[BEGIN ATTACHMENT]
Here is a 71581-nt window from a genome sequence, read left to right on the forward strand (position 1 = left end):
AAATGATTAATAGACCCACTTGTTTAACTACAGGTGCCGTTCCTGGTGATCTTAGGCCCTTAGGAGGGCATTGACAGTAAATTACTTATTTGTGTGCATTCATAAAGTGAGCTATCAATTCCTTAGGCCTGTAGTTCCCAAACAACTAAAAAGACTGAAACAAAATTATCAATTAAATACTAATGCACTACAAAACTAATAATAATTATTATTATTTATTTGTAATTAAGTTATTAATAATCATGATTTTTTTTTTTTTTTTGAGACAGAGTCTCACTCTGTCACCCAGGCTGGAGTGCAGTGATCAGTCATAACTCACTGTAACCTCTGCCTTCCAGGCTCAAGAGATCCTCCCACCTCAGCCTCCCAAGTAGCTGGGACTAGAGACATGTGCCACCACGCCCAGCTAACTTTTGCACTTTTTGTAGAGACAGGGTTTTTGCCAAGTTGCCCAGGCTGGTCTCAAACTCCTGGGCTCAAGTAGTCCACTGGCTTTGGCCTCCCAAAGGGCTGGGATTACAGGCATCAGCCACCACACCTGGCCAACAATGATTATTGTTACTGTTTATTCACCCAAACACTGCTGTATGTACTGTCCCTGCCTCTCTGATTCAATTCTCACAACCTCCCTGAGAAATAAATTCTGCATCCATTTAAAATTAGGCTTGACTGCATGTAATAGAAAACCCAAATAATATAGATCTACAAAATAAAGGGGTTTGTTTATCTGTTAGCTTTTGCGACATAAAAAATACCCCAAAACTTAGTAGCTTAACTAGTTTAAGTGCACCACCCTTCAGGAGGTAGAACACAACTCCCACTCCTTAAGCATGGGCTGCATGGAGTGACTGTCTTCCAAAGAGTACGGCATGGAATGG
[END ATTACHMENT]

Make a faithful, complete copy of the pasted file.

Here is a 71581-nt window from a genome sequence, read left to right on the forward strand (position 1 = left end):
AAATGATTAATAGACCCACTTGTTTAACTACAGGTGCCGTTCCTGGTGATCTTAGGCCCTTAGGAGGGCATTGACAGTAAATTACTTATTTGTGTGCATTCATAAAGTGAGCTATCAATTCCTTAGGCCTGTAGTTCCCAAACAACTAAAAAGACTGAAACAAAATTATCAATTAAATACTAATGCACTACAAAACTAATAATAATTATTATTATTTATTTGTAATTAAGTTATTAATAATCATGATTTTTTTTTTTTTTTTGAGACAGAGTCTCACTCTGTCACCCAGGCTGGAGTGCAGTGATCAGTCATAACTCACTGTAACCTCTGCCTTCCAGGCTCAAGAGATCCTCCCACCTCAGCCTCCCAAGTAGCTGGGACTAGAGACATGTGCCACCACGCCCAGCTAACTTTTGCACTTTTTGTAGAGACAGGGTTTTTGCCAAGTTGCCCAGGCTGGTCTCAAACTCCTGGGCTCAAGTAGTCCACTGGCTTTGGCCTCCCAAAGGGCTGGGATTACAGGCATCAGCCACCACACCTGGCCAACAATGATTATTGTTACTGTTTATTCACCCAAACACTGCTGTATGTACTGTCCCTGCCTCTCTGATTCAATTCTCACAACCTCCCTGAGAAATAAATTCTGCATCCATTTAAAATTAGGCTTGACTGCATGTAATAGAAAACCCAAATAATATAGATCTACAAAATAAAGGGGTTTGTTTATCTGTTAGCTTTTGCGACATAAAAAATACCCCAAAACTTAGTAGCTTAACTAGTTTAAGTGCACCACCCTTCAGGAGGTAGAACACAACTCCCACTCCTTAAGCATGGGCTGCATGGAGTGACTGTCTTCCAAAGAGTACGGCATGGAATGG